Masteller's work was backed by the Fish and Boat Commission and the Wild Resource Conservation Fund, which finances scientific and educational projects related to Pennsylvania's nongame wildlife. The Commission intends to incorporate information about caddisflies and other aquatic insects into a computerized mapping system that will help identify, and protect, particularly valuable stream systems. With statewide inventories, people in the future will be able to track how aquatic insect populations­which are critical to the aquatic food chain­are faring. Declines of certain species, or a change in the aquatic insect diversity found in a particular stream, could be a signal that something is wrong in the environment.

Though typically considered moderately tolerant of pollution, some caddisfly species are more sensitive than others, making them potential sentinels of water quality, said Andrew Shiels, Fish and Boat Commission Nongame and Endangered Species Unit Leader. "Some caddisfly species, I think, could be used as very good indicators," he said. "Some individual species are in more pristine waters and headwater areas, while others are in areas that receive some silt."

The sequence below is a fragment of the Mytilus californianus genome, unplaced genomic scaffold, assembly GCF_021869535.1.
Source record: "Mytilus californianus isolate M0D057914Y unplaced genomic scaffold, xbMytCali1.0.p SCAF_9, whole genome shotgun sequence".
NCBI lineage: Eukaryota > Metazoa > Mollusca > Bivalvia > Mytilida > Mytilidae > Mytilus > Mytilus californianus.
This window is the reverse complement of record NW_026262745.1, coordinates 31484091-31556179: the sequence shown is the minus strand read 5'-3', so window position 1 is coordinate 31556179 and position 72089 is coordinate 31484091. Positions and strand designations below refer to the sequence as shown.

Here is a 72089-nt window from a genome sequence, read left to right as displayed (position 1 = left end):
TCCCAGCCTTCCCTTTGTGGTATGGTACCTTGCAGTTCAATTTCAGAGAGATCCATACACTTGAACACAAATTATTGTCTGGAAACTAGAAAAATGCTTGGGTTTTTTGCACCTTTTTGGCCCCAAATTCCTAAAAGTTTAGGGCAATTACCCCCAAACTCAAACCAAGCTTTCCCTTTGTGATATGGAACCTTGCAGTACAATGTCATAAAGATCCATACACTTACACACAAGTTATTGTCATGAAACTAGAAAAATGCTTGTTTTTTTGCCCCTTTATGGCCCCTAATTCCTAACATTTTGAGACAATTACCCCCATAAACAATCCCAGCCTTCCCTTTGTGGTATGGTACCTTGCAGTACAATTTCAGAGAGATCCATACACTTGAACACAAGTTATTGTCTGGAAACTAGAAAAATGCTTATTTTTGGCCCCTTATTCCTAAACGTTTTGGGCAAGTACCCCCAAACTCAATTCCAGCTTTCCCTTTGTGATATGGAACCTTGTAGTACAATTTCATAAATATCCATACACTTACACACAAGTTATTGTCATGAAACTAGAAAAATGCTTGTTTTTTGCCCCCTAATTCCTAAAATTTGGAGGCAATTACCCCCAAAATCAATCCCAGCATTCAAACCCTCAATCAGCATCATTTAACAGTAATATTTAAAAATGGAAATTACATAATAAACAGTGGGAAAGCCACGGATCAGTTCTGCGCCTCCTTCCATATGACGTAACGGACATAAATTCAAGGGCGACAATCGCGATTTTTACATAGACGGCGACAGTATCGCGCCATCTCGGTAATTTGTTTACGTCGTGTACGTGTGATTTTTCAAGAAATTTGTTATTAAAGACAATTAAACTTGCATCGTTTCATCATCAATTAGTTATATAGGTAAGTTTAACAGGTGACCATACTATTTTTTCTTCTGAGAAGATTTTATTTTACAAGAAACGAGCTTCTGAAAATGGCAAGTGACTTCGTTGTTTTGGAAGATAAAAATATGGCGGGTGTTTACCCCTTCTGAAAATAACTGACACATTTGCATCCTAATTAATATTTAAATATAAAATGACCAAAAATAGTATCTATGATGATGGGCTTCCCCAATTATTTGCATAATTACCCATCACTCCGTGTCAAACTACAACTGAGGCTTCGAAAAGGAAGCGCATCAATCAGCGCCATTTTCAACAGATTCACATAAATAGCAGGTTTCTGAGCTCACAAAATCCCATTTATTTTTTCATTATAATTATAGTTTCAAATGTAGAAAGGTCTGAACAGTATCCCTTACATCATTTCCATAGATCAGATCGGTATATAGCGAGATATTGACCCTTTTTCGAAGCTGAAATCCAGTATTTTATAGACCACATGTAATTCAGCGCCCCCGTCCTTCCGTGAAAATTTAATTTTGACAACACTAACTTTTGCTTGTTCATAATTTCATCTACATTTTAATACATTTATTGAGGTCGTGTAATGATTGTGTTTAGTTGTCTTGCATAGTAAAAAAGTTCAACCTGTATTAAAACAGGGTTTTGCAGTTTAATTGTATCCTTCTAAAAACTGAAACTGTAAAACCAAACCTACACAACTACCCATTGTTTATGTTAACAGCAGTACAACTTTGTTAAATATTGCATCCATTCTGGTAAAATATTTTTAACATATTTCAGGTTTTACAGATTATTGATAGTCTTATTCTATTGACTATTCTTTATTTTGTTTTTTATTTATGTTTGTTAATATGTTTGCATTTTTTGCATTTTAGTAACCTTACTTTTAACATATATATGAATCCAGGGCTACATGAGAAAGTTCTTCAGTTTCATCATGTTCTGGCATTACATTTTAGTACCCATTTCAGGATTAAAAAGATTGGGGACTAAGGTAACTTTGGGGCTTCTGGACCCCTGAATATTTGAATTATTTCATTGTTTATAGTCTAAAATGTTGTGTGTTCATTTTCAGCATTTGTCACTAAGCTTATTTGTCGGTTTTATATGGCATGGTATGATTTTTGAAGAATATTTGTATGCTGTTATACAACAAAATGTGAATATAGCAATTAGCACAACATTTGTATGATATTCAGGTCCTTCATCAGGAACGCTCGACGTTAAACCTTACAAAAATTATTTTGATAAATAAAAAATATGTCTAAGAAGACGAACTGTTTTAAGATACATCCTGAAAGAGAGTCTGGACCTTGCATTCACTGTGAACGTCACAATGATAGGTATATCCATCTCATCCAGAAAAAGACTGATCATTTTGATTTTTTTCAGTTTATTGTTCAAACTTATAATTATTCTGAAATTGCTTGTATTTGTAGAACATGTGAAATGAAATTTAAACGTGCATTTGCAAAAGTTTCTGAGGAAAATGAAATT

Their ability to survive in many areas reflects their strength in numbers. What's true about caddisfly diversity in Pennsylvania is true throughout the continent. In North America, there are more species of caddisflies­1,369­than of mayflies and stoneflies combined, making them an important insect species in almost every freshwater ecosystem. Worldwide, there are an estimated 10,000 species of caddisflies.

Their great diversity stems from the fact that caddisflies have adapted to many habitat "niches" in waterways. Put another way, some caddisflies tolerate poorer water quality better than many mayfly and stonefly species. As one moves from pristine conditions, as a rule of thumb, the more important caddisflies become.